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Professor, Organic Chemistry
CHE 230: The course is offered as the first in a two-course sequence in a yearlong study of organic chemistry. This course serves to build a strong foundation in the science of organic chemistry for students preparing for careers in the chemical industry, academia, medicine, pharmacy or other health related fields. The class was built about a foundation of lectures, interactive class participation, video presentations and demonstrations that focused on the art and science of organic chemistry.
CHE 232: CHE 232 is offered as the final course in a two-course sequence of organic chemistry and is required for majors. The class builds upon the foundations and introduces new concepts that are directly related to biology and biochemistry. These elements usually bring in the interest of the undergraduates because it is such an interdisciplinary focus.
CHE 380.51: CHE 380.51 is a course that is designed to meet the needs of graduate and undergraduate students. The class is a transitional course that helps undergraduate students and graduate students reinforce the basics that were learned during the sophomore year in college. I have always believed that the establishment of the fundamentals is critical. The examples that are drawn from in class are taken from the immediate chemical literature.
CHE 426: CHE 426 is a class meant to help undergraduate and M.S. graduate students gain of strong understanding of organic chemistry beyond the undergraduate experience. The class covers a number of subjects that are important in contemporary organic synthesis. Many graduate students often tell me that CHE 426 was one of their best classes that they have taken during their graduate career.
As we move into the 21st century, the needs of society change and evolve. The pharmaceutical industry is changing as well. The emerging challenges in the pharmaceutical field involve many different aspects. One of these aspects is molecular chirality, the capacity of certain molecules to exist as right-handed and left-handed versions. The global sales of such chiral drugs are currently greater than $150 billion per year. Many of these medicinal agents are selectively prepared as either the “right-handed” form or the “left-handed” form as they can exhibit different biological effects.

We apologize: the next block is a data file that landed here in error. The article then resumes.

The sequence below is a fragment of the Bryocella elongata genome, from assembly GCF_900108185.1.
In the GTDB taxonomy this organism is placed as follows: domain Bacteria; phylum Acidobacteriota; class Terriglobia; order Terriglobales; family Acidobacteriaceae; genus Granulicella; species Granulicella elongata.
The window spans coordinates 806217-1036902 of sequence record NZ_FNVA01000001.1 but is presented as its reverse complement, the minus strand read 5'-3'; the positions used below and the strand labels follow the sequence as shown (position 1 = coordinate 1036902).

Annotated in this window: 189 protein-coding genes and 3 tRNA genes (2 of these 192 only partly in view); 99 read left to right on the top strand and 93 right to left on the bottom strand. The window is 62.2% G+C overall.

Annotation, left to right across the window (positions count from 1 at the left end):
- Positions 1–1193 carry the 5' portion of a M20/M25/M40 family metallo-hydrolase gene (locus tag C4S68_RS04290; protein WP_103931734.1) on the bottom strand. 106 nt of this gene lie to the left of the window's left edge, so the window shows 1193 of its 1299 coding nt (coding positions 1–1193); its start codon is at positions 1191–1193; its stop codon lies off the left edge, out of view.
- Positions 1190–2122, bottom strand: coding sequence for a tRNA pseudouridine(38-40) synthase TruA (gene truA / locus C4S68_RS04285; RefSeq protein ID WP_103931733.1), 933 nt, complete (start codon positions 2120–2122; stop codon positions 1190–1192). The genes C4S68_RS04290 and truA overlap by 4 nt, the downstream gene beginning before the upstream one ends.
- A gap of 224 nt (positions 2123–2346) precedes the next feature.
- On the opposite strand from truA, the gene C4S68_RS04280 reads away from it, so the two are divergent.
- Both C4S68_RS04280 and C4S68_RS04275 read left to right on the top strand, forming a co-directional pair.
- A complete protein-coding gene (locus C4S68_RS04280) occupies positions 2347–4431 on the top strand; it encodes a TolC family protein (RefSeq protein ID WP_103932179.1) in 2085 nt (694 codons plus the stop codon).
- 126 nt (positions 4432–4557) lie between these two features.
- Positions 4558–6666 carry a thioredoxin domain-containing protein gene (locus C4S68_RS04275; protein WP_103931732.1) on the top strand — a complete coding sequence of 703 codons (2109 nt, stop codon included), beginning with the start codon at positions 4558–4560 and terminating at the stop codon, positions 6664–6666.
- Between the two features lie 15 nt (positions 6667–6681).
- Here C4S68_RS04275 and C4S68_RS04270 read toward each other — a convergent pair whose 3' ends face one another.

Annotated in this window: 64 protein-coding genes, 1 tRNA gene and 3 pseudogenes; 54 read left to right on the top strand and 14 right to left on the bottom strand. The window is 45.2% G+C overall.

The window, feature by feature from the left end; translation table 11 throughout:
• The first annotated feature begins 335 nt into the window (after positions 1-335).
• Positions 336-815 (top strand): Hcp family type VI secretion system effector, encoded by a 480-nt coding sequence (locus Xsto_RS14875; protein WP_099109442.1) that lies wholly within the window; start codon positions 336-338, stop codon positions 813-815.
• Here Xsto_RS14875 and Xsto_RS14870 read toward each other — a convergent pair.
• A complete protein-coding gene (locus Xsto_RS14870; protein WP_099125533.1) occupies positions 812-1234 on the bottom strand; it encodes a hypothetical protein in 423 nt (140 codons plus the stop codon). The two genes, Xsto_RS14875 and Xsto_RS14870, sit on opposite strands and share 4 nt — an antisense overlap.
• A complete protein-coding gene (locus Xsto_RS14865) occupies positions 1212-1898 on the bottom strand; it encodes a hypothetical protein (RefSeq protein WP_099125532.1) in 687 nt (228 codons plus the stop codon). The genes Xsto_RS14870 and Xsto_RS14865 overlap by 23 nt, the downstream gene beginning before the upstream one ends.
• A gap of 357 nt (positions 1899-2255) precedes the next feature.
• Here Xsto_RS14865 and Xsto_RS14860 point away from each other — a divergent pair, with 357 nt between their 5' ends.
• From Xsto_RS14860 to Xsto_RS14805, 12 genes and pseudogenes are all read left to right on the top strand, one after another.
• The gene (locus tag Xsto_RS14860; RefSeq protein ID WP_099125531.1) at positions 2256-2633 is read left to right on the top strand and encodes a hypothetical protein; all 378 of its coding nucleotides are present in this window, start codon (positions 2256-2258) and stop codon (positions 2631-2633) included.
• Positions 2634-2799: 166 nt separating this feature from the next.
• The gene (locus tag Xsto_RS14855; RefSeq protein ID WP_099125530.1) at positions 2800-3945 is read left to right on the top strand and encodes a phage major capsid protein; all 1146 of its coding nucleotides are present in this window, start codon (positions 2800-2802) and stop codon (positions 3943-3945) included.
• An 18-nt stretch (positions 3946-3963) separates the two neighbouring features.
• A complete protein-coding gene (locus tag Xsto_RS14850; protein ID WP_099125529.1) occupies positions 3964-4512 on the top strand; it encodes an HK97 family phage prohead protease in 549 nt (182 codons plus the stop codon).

My research has been focused on developing a variety of methods for the selective preparation of single enantiomer materials. In 2004, funding from the Petroleum Research Fund (administered by the ACS) has allowed me to work with a variety of graduate and undergraduate students in developing a class of chemical reagents capable of inducing the selective formation of chiral materials.
The successes and challenges associated with the oxadiazinones led to emergence of a new research program focused on the use of asymmetric catalysts. The catalysis work led to the establishment of a patent for a method that was developed for the Ephedra alkaloid known as pseudonorephedrine. This work was primarily led by Jonathan Groeper. Before this patent work, pseudonorephedrine was commercially available for nearly $16,800 per gram. This work makes the cost of the material about $20 per gram. Sigma-Alrich also saw the value of his compound and has recently developed its own synthetic procedure to make this material available.
We also developed several new classes of chiral catalysts called oxazolidines, oxadiazines and β-hydroxysalicylhydrazones. These catalysts have shown promise in the application in trials of the asymmetric 1,2-addition of diethylzinc to aromatic and aliphatic aldehydes. This pilot work led to my research group successfully securing a grant from the National Science Foundation in 2007 for $226,050. This grant is being used to increase the diversity of chemical methods that my research group employs in the search for methods of the very selective formation of chiral molecules. Working with a lead graduate student, Raleigh Parrott, an undergraduate student Seshanand Chandrashekar, and high school student Brittany Morgan, we have just published our results of an effective tridentate catalyst in the journal Tetrahedron: Asymmetry.
We have developed several families of ligands that already show much promise in terms of their use in reactions such as the asymmetric allylic alkylation reactions. One of our current targets that we are nearing completion on is the medicinal agent leveteracitam, a clinically effective treatment for epilepsy. In addition to this work, we have developed several families of ligands that already show much promise in terms of their use in reactions such as the asymmetric allylic alkylation reactions.
In conjunction with my research activities, I am constantly developing my mentoring activities with my research students. The activities include weekly meetings where students learn about finding, applying for, and securing positions in the chemical industry.
Students who have worked with me in carrying out studies on chiral materials are employed around the country at companies such as Alcon Laboratories (Texas), Amgen (California), Anderson & Associates (Illinois), DeCode Laboratories (Illinois), GlaxoSmithKline (Pennsylvania). Jonathan Groeper, a 2007 graduate is now employed at Merck Research Laboratories (New Jersey) and Raleigh Parrott II, another 2007 graduate is working with the Federal Bureau of Investigation (Virginia).
Department of Chemistry
Julian Hall 214
Campus Box 4160
Illinois State University
Normal, IL 61790-4160
Phone: (309) 438-7661
Fax: (309) 438-5538
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